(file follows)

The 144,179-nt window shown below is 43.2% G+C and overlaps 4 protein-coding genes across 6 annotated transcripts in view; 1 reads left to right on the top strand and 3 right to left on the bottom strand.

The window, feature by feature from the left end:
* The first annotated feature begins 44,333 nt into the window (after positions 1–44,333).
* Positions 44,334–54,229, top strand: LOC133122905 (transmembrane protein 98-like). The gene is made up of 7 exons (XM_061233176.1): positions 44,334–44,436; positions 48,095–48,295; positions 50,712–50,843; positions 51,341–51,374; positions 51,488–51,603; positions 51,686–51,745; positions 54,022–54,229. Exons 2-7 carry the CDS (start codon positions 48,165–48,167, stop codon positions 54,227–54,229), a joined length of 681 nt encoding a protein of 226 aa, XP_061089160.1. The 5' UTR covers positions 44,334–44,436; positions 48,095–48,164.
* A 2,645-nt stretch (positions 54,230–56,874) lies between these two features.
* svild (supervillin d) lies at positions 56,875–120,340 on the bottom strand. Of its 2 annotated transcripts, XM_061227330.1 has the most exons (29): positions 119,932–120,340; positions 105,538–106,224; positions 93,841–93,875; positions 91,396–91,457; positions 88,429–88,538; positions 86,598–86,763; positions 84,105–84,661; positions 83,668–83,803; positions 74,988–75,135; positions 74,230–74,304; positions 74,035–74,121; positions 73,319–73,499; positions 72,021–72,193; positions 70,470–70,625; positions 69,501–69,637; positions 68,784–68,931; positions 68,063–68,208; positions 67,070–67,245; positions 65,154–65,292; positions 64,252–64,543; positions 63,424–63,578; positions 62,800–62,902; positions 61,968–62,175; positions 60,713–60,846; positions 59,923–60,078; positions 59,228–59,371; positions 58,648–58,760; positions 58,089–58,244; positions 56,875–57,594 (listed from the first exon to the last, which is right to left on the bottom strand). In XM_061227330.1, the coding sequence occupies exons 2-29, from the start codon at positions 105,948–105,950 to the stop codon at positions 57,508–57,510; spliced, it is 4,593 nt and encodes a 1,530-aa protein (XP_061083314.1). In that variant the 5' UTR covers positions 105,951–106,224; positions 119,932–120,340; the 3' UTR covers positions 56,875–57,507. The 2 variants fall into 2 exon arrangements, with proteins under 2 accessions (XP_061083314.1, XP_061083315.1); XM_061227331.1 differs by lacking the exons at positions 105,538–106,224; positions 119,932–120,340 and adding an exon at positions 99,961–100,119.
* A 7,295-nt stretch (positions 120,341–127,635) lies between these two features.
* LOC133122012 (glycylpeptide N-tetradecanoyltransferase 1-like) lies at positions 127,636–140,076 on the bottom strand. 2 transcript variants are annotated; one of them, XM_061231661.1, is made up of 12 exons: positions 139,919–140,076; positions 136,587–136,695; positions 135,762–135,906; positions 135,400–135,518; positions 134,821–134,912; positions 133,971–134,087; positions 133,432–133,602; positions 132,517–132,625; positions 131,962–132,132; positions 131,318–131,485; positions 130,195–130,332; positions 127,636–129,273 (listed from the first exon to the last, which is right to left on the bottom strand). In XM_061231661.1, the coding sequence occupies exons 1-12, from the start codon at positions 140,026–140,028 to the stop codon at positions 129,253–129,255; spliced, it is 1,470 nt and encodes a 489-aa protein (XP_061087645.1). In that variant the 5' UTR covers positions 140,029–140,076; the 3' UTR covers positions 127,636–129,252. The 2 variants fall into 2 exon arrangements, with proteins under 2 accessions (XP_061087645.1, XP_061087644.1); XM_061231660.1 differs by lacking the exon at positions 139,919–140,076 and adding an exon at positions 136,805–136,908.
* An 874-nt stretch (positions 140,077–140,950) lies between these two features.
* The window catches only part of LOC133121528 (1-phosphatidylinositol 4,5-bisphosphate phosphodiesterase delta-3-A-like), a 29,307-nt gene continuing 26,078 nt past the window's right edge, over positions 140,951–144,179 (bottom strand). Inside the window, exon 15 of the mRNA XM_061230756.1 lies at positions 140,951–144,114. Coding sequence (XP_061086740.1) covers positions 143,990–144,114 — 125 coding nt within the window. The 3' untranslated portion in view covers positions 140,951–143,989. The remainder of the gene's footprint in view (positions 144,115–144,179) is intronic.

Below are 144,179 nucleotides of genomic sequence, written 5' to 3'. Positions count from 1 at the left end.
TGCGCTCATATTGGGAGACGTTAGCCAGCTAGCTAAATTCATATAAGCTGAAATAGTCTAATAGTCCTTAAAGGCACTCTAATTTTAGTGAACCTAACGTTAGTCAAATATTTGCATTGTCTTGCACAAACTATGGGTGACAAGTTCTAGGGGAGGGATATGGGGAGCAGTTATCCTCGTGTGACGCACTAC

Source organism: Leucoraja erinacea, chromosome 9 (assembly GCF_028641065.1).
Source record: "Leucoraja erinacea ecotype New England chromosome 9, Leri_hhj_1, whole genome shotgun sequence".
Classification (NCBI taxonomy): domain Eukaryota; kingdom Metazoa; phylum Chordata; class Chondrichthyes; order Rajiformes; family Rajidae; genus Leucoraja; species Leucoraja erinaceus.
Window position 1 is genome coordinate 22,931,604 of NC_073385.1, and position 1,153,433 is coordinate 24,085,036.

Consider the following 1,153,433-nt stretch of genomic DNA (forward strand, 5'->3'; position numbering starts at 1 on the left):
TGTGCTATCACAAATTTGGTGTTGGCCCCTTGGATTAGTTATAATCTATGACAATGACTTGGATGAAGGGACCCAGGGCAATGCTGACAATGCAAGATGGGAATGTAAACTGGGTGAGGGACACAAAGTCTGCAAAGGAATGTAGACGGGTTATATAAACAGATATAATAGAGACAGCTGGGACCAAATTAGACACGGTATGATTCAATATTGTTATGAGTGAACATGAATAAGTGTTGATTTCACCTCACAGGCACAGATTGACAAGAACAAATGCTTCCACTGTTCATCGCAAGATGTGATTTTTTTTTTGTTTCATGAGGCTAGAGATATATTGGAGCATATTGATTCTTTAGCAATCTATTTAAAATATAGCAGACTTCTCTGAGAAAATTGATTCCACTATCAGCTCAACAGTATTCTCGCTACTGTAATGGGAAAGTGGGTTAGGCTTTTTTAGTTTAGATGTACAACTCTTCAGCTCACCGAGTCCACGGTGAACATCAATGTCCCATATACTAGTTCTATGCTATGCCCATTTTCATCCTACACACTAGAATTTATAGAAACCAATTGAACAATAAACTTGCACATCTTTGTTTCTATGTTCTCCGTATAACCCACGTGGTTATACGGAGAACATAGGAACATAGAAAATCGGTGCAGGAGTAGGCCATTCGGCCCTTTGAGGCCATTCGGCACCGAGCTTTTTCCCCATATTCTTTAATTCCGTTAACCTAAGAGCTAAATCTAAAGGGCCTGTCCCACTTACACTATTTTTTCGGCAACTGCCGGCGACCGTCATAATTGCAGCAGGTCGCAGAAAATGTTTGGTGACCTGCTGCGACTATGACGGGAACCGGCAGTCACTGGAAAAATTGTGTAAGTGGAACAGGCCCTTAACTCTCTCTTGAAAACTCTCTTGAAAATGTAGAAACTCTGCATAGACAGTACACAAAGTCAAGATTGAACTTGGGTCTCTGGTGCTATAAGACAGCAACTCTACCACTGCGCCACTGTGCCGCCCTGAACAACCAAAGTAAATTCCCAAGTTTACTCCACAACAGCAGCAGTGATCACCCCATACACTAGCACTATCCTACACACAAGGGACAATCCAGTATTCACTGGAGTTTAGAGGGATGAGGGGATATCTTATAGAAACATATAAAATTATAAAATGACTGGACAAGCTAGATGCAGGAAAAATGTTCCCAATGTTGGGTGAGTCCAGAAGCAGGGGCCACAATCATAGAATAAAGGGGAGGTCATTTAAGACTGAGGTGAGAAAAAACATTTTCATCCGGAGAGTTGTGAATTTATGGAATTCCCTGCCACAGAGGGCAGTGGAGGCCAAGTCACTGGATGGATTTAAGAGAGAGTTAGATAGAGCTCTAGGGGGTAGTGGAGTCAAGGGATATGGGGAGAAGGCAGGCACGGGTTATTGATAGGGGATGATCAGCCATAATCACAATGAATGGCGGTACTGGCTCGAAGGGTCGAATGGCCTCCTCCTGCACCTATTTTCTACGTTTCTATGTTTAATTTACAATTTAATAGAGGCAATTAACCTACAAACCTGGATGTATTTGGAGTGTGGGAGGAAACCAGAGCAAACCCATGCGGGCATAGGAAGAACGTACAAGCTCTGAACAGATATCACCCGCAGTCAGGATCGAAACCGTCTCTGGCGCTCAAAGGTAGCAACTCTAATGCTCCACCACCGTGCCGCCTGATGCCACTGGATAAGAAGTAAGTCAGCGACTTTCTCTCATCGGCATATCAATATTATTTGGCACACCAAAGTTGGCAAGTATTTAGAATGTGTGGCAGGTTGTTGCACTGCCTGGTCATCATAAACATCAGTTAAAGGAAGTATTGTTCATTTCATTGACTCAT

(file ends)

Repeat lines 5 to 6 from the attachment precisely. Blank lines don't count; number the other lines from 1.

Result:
* A 2,645-nt stretch (positions 54,230–56,874) lies between these two features.
* svild (supervillin d) lies at positions 56,875–120,340 on the bottom strand. Of its 2 annotated transcripts, XM_061227330.1 has the most exons (29): positions 119,932–120,340; positions 105,538–106,224; positions 93,841–93,875; positions 91,396–91,457; positions 88,429–88,538; positions 86,598–86,763; positions 84,105–84,661; positions 83,668–83,803; positions 74,988–75,135; positions 74,230–74,304; positions 74,035–74,121; positions 73,319–73,499; positions 72,021–72,193; positions 70,470–70,625; positions 69,501–69,637; positions 68,784–68,931; positions 68,063–68,208; positions 67,070–67,245; positions 65,154–65,292; positions 64,252–64,543; positions 63,424–63,578; positions 62,800–62,902; positions 61,968–62,175; positions 60,713–60,846; positions 59,923–60,078; positions 59,228–59,371; positions 58,648–58,760; positions 58,089–58,244; positions 56,875–57,594 (listed from the first exon to the last, which is right to left on the bottom strand). In XM_061227330.1, the coding sequence occupies exons 2-29, from the start codon at positions 105,948–105,950 to the stop codon at positions 57,508–57,510; spliced, it is 4,593 nt and encodes a 1,530-aa protein (XP_061083314.1). In that variant the 5' UTR covers positions 105,951–106,224; positions 119,932–120,340; the 3' UTR covers positions 56,875–57,507. The 2 variants fall into 2 exon arrangements, with proteins under 2 accessions (XP_061083314.1, XP_061083315.1); XM_061227331.1 differs by lacking the exons at positions 105,538–106,224; positions 119,932–120,340 and adding an exon at positions 99,961–100,119.